Supreme Court: Giving major relief to Champion Sangma, the Chairman and Commandar-in-Chief of Garo National Liberation Army (GNLA), the bench of Dr. AK Sikri and Ashok Bhushan, JJ ordered immediate release of Sangma and said that the manner in which the State of Meghalaya proceeded in the matter

“is clearly impermissible, violative of the rule of law and offends the petitioner’s right under Article 21 of the Constitution as he has been detained in custody by adopting totally faulty and illegal process.”

Background of the case:

  • Several criminal cases have been registered against Sangma and in most of these cases, he is either acquitted or discharged.
  • In all the other pending cases, he has been granted bail expect in one case instituted under Section 364A read with Section 34 of the Penal Code, 1860 in the year 2011. Sangma was declared an absconder in 2012. As on January 2018, the position was that the petitioner had been granted bail in the pending cases against him and, therefore, in normal course, he should have been released from custody.
  • On 24.01.2018, orders were passed by the Additional District Magistrate (Judicial) allowing the prayer of the prosecution to arrest Sangma.


The Court declared the order dated 24.01.2018 as non-est, nullity and without any jurisdiction and hence, the custody of Sangma, who has otherwise been released on bail in all other cases, is clearly illegal.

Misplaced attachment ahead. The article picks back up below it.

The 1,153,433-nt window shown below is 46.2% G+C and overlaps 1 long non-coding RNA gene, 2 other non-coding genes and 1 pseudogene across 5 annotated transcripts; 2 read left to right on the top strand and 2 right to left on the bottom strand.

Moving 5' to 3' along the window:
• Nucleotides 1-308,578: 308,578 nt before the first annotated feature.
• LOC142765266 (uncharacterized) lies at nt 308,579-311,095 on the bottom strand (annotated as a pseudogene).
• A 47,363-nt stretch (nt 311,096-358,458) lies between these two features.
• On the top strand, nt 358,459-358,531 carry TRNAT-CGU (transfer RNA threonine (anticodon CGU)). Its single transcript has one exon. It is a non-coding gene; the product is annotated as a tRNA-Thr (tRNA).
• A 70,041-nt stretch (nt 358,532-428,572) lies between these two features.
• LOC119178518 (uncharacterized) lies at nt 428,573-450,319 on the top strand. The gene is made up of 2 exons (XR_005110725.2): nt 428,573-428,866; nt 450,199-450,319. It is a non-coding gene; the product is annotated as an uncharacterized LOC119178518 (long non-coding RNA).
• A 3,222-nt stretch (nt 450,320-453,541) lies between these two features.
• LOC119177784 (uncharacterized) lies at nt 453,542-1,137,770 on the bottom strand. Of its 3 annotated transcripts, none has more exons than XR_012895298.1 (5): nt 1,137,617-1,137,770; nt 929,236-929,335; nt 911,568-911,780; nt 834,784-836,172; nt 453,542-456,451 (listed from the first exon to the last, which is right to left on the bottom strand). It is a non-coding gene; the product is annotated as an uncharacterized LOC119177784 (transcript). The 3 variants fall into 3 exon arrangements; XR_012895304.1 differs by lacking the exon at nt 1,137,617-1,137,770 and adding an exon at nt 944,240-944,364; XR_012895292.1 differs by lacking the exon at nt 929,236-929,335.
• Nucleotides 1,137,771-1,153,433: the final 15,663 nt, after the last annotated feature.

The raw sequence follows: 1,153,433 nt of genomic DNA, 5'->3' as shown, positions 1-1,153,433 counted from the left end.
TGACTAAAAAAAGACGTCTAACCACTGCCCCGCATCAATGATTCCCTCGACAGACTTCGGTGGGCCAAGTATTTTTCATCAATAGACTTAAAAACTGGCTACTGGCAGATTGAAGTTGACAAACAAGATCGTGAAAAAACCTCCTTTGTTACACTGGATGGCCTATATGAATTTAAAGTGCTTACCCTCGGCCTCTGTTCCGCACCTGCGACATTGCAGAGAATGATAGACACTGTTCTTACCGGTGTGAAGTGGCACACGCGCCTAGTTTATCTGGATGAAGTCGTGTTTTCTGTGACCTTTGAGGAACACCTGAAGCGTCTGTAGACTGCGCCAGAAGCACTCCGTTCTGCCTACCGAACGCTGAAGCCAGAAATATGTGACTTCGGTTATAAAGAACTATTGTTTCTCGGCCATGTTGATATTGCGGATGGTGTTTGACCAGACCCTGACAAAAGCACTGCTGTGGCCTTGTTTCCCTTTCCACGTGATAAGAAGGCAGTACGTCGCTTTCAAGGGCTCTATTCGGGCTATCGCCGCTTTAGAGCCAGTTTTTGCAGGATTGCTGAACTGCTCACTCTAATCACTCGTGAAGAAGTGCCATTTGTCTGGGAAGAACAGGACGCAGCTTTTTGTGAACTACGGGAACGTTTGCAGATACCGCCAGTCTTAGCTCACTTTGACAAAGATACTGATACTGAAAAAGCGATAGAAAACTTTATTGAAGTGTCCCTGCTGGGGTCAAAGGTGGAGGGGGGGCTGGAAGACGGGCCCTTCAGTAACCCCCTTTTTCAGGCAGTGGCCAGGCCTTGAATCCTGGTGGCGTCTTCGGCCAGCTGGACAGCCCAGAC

The important aspects that were taken note of by the Court to reach this conclusion were:

  • Though the prosecution has moved an application before the Court of Additional District Magistrate (Judicial), North Garo Hills, opposing the bail application made by the petitioner in the Court, in fact, no such bail application was ever filed by the petitioner. There was no question of filing any bail application in the first place as the petitioner was never arrested in this case.
  • When the aforesaid application of the prosecution purportedly opposing the bail application of the petitioner was filed, the learned Additional District Magistrate (Judicial) did not have any records of the case except the application which was put up before him and the averments made therein.
  • No notice of this application was ever served upon the petitioner. The application was considered exparte and treating the averments made in the said application as gospel truth, the prayer made in the application was allowed.

The Court also noticed that the State failed to respond to it’s query as to under what provision, in the aforesaid circumstances, the application should be filed when there was no formal arrest of the petitioner, though nobody prevented the respondent to arrest the petitioner in the aforesaid case. It said:

“We have not understood the manner in which the prosecution has acted in this case.”

As a result, the Court ordered the release of Sangma. It, however, made clear that it has not restrained the State from taking any appropriate legal steps in the aforesaid FIR/chargesheet, which are permissible in law. [Champion R. Sangma v. State of Meghalaya, 2018 SCC OnLine SC 262, order dated 20.03.2018]

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